2. ^ a b c Clark, Stephen (2016-02-24). "Falcon 9 rocket to give SES 9 telecom satellite an extra boost". Spaceflight Now. Retrieved 2016-03-07. SES 9’s launch weight is 11,620 pounds, or about 5,271 kilograms, [...] heavier than the Falcon 9 rocket’s advertised lift capacity to geosynchronous transfer orbit, an elliptical path around Earth that serves as a drop-off point for communications satellites heading for positions 22,300 miles (36,000 kilometres) above the equator, a popular location for powerful broadcast platforms. Geosynchronous transfer orbits targeted by satellite launchers typically have an apogee, or high point, of at least 22,300 miles and a low point a few hundred miles above Earth. [...] SES’s contract with SpaceX called for the rocket to deploy SES 9 into a “sub-synchronous” transfer orbit with an apogee around 16,155 miles (26,000 kilometres) in altitude. Such an orbit would require SES 9 to consume its own fuel to reach a circular 22,300-mile-high perch, a trek that Halliwell said was supposed to last 93 days. The change in the Falcon 9’s launch profile [is planned to] put SES 9 into an initial orbit with an apogee approximately 24,419 miles (39,300 kilometres) above Earth, a low point 180 miles (290 kilometres) up, and a track tilted about 28 degrees to the equator.
  3. ^ "SES-9". SES. 2016-02-23. Archived from the original on 2016-02-21. Retrieved 2016-02-23.
  4. ^ a b c d "SES-9 Mission" (PDF). Press Kit. SpaceX. 2016-02-23. Retrieved 2016-02-24. This mission is going to a Geostationary Transfer Orbit. Following stage separation, the first stage of the Falcon 9 will attempt an experimental landing on the “Of Course I Still Love You” droneship. Given this mission’s unique GTO profile, a successful landing is not expected.
  5. ^ a b c d Bergin, Chris (2016-02-22). "SpaceX Falcon 9 conducts Static Fire ahead of SES-9 launch". Archived from the original on 2016-02-22. Retrieved 2016-02-22.
  6. ^ a b c Foust, Jeff (2016-03-04). "SpaceX launches SES-9 satellite". SpaceNews. Retrieved 2016-03-05. After a variety of problems delayed four previous launch attempts, a SpaceX Falcon 9 successfully launched the SES-9 communications satellite March 4, although an attempted landing of the rocket’s first stage on a ship was not successful, as expected.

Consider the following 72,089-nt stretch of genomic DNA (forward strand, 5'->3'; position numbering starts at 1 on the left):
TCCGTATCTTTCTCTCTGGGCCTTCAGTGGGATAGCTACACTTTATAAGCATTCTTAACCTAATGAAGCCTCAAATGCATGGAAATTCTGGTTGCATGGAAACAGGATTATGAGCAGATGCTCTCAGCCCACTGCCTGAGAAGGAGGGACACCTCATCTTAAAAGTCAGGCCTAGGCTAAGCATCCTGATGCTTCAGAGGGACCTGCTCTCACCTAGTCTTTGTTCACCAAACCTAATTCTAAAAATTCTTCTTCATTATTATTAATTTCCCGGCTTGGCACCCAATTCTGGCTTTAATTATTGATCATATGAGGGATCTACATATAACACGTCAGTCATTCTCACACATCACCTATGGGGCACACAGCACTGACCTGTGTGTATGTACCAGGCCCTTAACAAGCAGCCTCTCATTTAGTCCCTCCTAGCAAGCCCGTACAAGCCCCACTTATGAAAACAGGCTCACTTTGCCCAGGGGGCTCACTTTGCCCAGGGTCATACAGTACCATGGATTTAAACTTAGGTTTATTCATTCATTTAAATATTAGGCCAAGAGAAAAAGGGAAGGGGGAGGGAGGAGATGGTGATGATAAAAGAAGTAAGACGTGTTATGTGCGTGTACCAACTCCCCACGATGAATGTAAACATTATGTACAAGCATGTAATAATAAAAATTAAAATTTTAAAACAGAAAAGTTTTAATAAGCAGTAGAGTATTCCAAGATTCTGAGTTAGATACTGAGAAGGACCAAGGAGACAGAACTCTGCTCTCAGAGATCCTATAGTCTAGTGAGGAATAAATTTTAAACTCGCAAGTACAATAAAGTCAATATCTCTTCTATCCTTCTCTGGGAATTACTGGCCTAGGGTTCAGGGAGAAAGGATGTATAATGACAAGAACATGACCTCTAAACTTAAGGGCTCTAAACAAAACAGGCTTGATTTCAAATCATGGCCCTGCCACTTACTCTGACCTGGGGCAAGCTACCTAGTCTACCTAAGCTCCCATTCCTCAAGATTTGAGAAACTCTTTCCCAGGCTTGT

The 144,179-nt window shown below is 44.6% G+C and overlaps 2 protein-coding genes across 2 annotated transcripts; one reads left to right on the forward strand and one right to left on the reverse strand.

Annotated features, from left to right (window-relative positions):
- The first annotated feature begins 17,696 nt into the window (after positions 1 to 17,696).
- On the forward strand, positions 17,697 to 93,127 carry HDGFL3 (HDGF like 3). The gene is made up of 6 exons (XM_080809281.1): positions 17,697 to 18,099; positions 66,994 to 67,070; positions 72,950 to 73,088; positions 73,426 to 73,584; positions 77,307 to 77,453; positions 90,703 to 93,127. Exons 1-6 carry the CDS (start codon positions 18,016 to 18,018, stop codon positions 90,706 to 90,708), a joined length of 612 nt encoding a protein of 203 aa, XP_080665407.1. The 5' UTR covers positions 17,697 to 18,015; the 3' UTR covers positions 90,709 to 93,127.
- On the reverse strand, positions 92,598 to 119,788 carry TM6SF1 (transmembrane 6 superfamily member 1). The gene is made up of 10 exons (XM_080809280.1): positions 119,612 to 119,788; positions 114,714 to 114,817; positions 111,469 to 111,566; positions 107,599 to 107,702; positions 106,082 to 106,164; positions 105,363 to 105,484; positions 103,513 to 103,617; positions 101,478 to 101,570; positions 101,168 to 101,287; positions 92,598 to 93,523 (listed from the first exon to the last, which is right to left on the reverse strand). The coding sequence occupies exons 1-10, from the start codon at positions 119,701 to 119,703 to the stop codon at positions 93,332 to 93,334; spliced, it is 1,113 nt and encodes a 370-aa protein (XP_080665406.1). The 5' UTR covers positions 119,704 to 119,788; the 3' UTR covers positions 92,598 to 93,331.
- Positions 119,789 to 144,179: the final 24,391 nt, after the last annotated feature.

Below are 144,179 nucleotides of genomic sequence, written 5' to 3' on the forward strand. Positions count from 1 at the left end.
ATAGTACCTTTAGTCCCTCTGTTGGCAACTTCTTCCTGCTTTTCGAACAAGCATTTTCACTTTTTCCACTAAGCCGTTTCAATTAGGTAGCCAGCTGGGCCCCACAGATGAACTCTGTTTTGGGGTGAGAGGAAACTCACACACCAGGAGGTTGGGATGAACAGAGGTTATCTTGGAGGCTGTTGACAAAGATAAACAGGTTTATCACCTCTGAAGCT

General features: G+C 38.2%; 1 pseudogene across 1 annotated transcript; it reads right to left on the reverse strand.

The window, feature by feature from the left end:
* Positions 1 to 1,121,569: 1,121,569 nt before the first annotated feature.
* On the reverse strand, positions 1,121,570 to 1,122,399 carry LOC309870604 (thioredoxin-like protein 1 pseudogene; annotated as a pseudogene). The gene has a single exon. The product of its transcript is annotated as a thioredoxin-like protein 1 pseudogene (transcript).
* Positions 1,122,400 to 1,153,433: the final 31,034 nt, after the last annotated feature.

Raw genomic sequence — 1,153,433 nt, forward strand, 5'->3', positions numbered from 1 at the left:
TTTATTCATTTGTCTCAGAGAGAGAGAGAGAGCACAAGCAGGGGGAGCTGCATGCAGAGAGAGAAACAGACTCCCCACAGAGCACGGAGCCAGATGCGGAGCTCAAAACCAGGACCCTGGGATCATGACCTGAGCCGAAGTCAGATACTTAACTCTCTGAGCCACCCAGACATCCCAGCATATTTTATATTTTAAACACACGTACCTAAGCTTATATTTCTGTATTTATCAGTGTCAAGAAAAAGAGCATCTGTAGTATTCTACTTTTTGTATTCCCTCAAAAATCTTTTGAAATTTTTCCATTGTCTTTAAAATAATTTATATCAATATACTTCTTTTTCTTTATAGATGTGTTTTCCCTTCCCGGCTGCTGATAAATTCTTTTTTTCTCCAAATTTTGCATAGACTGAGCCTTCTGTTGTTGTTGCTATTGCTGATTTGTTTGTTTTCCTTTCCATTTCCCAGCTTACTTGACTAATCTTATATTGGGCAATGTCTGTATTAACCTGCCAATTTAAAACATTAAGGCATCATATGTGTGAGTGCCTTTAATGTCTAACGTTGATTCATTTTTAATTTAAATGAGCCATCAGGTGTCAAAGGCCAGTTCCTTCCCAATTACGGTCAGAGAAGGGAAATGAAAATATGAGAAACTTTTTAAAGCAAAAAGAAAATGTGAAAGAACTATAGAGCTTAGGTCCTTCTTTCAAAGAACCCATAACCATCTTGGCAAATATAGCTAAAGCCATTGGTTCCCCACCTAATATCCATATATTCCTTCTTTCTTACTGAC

7. ^ SES-9 fact sheet SES. Accessed March 30, 2016
  8. ^ Nelson, Katherine; Felte, Yves (2012-09-12). "SES and SpaceX announce contract for three satellite launches" (Press release). SpaceX. Retrieved 2016-02-27.
  9. ^ Clark, Stephen (February 20, 2015). "SES signs up for launch with more powerful Falcon 9 engines". Spaceflight Now. Retrieved May 8, 2015.
  10. ^ Svitak, Amy (17 March 2015). "SpaceX's New Spin on Falcon 9". Aviation Week. Aviation Week Network. Retrieved 24 October 2015.
  11. ^ a b c d de Selding, Peter B. (October 16, 2015). "SpaceX Changes its Falcon 9 Return-to-flight Plans". SpaceNews. Retrieved October 16, 2015.
  12. ^ Foust, Jeff (September 15, 2015). "SES Betting on SpaceX, Falcon 9 Upgrade as Debut Approaches". SpaceNews. Retrieved September 19, 2015.
  13. ^ a b c Clark, Stephen (2016-02-25). "Commercial Falcon 9 launch delayed to Thursday". Spaceflight Now. Retrieved 2016-02-29.
  14. ^ a b c Clark, Stephen. "SpaceX launch aborted in final minutes". Spaceflight Now. Retrieved 2016-02-29.
  15. ^ a b c d Clark, Stephen. "Falcon 9 grounded again after last-second abort". Spaceflight Now. Retrieved 2016-02-29.
  16. ^ @SpaceX (2016-03-04). "Liftoff!" (Tweet) – via Twitter.
  17. ^ Foust, Jeff (2016-02-25). "SpaceX scrubs SES-9 launch again". SpaceNews. Retrieved 2016-02-26.
  18. ^ @SES_Satellites (February 27, 2016). "SES and SpaceX are now targeting to launch #SES9 on Sunday, 28 February, at 6.46pm ET, with a backup date on Monday, 29 February!" (Tweet) – via Twitter.
  19. ^
  20. ^ Elon Musk [@elonmusk] (February 28, 2016). "Launch aborted on low thrust alarm. Rising oxygen temps due to hold for boat and helium bubble triggered alarm" (Tweet) – via Twitter.
  21. ^ Elon Musk [@elonmusk] (2016-03-01). "Pushing launch to Friday due to extreme high altitude wind shear. Hits like a sledgehammer when going up supersonic" (Tweet) – via Twitter.
  22. ^ a b Grush, Loren (2016-02-23). "SpaceX doesn't expect a successful landing after its rocket launch tomorrow". The Verge. Retrieved 2016-02-23.
  23. ^ a b Orwig, Jessica (2016-02-23). "SpaceX will attempt a potentially historic rocket landing this week — here's how to watch live". Business Insider. Retrieved 2016-02-23.
  24. ^ "SpaceX ORBCOMM-2 Mission" (PDF). press kit. SpaceX. December 21, 2015. Retrieved December 21, 2015. This mission also marks SpaceX’s return-to-flight as well as its first attempt to land a first stage on land. The landing of the first stage is a secondary test objective.
  25. ^ Gebhardt, Chris (31 December 2015). "Year In Review, Part 4: SpaceX and Orbital ATK recover and succeed in 2015". Retrieved 1 January 2016.
  26. ^ Elon Musk [@elonmusk] (2016-03-05). "Rocket landed hard on the droneship. Didn't expect this one to work (v hot reentry), but next flight has a good chance" (Tweet) – via Twitter.
  27. ^ SpaceX (4 March 2016). SES-9 Full Webcast. 19:58 minutes in. Retrieved 31 March 2017 – via YouTube.
  28. ^ "SpaceX wants to land next booster at Cape Canaveral". Florida Today. December 1, 2015. Retrieved December 4, 2015.
  29. ^ Klotz, Irene (2016-02-23). "Satellite operator SES says interested in used SpaceX rocket". Reuters. Retrieved 2016-02-24.
  30. ^ Tim Dodd Photography (22 March 2016). ASDS March 21, 2016 (OCISLY). Retrieved 31 March 2017 – via YouTube.

External links[edit]